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The Vexed History of the Wartime Poem Card
It is the midst of World War II.1 Invaded by Adolf Hitler's army in 1941, the Soviet Union had suffered three years of death and blood on Russian soil, but as of 1944 victory was finally imaginable. Meanwhile, a Russian poet known before the war for writing children's literature was now composing wartime propaganda. Printed opposite a color portrait of the Kremlin's Spasskaya ("Savior's") clock tower (Fig. 1), one poem is an effort to turn established figures of terror into prospective figures of joy:
Every day the Kremlin fireworks
Grow brighter, more decisive, more splendid!
Soon the day will come when their last reverberations
Herald our victory throughout the land.
We will declare victory over fallen enemies
Crushed against the granite of our will.
And once again the flag of Lenin
Will light up all the corners of our native land.
As our villages rise from ruin,
the cities will bloom even brighter.
Soon Stalin will command
"Fireworks for the triumphant motherland!"
The poem, by Samuel Yákolevich Marshák, translated here from the Russian, is on an air letter sent from the field on 28 July 1944 by a soldier who signs himself "Your father Kolya," a diminutive form of Nikolai (Fig. 2). Here is Kolya's handwritten message, again translated:
I am writing to you even though I really have nothing to say. But I write so as not to break the chain that connects us. [End Page 263]
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Opposite the Kremlin's clock tower-Samuel Marshak's poem on a 1944 letter.
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Kolya's 1944 letter in Russian (translated above).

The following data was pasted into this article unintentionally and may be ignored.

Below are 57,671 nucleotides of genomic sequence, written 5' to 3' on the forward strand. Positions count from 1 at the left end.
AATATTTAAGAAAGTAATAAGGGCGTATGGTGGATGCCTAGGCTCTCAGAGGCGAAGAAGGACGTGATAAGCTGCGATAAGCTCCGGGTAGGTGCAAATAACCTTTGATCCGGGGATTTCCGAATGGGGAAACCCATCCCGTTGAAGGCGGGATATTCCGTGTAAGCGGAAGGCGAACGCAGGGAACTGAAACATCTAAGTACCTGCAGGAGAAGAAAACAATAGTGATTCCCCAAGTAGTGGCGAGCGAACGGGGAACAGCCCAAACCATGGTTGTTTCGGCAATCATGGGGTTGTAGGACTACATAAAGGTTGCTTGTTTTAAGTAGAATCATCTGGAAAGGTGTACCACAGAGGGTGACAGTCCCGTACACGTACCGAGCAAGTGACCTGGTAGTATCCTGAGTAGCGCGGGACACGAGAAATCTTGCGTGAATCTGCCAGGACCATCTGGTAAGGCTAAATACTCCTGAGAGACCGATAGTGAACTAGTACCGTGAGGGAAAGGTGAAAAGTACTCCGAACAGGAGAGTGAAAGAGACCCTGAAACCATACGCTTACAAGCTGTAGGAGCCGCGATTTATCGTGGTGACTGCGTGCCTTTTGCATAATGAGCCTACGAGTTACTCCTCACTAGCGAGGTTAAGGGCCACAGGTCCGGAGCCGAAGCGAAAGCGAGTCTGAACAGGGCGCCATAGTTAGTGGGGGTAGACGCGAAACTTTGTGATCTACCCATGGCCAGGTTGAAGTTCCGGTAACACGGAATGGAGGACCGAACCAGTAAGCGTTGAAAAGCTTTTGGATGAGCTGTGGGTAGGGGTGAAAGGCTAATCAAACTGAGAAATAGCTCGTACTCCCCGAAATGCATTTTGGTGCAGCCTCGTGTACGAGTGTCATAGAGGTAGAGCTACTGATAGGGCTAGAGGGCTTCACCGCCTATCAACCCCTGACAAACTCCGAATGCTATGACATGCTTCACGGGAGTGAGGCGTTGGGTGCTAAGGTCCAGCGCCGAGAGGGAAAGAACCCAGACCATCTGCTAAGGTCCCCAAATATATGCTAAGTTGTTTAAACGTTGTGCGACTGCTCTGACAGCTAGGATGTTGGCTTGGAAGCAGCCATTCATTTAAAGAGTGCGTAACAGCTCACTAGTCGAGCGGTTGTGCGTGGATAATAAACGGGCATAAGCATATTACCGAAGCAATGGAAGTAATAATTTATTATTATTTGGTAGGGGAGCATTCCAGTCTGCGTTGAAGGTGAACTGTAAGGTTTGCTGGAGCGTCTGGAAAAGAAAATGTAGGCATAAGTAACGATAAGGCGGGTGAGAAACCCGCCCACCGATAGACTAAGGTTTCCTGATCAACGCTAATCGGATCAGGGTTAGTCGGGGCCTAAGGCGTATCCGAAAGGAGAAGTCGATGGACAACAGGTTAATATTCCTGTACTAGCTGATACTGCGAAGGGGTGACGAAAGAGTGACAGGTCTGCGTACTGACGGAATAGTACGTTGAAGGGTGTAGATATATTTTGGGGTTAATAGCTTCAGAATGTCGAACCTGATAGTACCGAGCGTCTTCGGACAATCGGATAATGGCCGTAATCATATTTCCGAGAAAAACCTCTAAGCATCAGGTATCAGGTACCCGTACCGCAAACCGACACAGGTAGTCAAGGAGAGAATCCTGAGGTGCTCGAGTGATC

[End Page 264]
I write this letter while hiding from the sun under a little bush. I just took a swim in the sea and soon I will have lunch. There, I can hear the lunch trolley approaching. So we will eat, and then the war will begin again. I am fighting in a field, or rather in a mountain valley. When will I see the last of these damn mountains? Mountains and more mountains! When will I see a plain stretched out before us? But there is nothing for it. Soon we must advance and draw closer to the enemy. Otherwise we'd have to wait here for them forever.
There, lunch has arrived. So I will eat. And thus I end my letter. Say hello to everyone.
I send big kisses.
Part of what is uncanny about this little paragraph is its characteristic wartime negotiation of the relationship between the incidental and the monumental—the bush, the swim, the lunch wagon surface amidst the impending clash of armies—along with its translation of grim battlefield necessity—"Soon we must advance and draw closer to the enemy"—into an apparently childlike logic: "Otherwise we'd have to wait here for them forever." The initial dichotomy—between a pastoral respite and imminent battle—follows the logic Paul Fussell noted in many World War I poems, which structured their intelligibility around an opposition between a pastoral prewar world and the carnage of trench warfare (36-74, 230-69). Whether Kolya was consciously emulating a literary tradition is impossible to say, but the contending tropes certainly help give his letter the character of a prose poem. In any case, he then amends his pastoralism with the logic of childhood. If this results in a kind of grim fairy tale, with childlike surrealism overlaying the mad fatefulness of battlefield action, it also hints at the way Russians had to deal with a late Nazi tactic. Early in 1944, in a costly delaying tactic, the German army was ordered to pick arbitrarily chosen sites and hold them as "fortresses" until death (Weinberg 673). Marshák's poem also reinforces the juxtaposition of historical process with personal experience, invoking the larger canvas on which Nikolai Mikhailovich Troshin inscribes his family communication. Whether...